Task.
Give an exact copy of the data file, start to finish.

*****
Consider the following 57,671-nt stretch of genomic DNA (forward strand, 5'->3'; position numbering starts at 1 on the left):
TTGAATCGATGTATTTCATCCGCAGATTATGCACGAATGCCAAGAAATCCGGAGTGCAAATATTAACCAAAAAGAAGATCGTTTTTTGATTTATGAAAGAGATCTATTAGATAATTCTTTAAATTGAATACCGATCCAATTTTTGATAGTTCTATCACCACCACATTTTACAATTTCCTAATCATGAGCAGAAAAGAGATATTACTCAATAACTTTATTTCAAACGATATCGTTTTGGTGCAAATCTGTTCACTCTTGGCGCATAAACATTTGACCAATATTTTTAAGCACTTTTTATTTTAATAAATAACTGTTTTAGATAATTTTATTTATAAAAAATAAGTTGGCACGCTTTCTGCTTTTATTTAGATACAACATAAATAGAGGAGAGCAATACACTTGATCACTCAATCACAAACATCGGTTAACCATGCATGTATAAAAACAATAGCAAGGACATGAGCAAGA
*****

Consider the following 57,671-nt stretch of genomic DNA (forward strand, 5'->3'; position numbering starts at 1 on the left):
TTGAATCGATGTATTTCATCCGCAGATTATGCACGAATGCCAAGAAATCCGGAGTGCAAATATTAACCAAAAAGAAGATCGTTTTTTGATTTATGAAAGAGATCTATTAGATAATTCTTTAAATTGAATACCGATCCAATTTTTGATAGTTCTATCACCACCACATTTTACAATTTCCTAATCATGAGCAGAAAAGAGATATTACTCAATAACTTTATTTCAAACGATATCGTTTTGGTGCAAATCTGTTCACTCTTGGCGCATAAACATTTGACCAATATTTTTAAGCACTTTTTATTTTAATAAATAACTGTTTTAGATAATTTTATTTATAAAAAATAAGTTGGCACGCTTTCTGCTTTTATTTAGATACAACATAAATAGAGGAGAGCAATACACTTGATCACTCAATCACAAACATCGGTTAACCATGCATGTATAAAAACAATAGCAAGGACATGAGCAAGA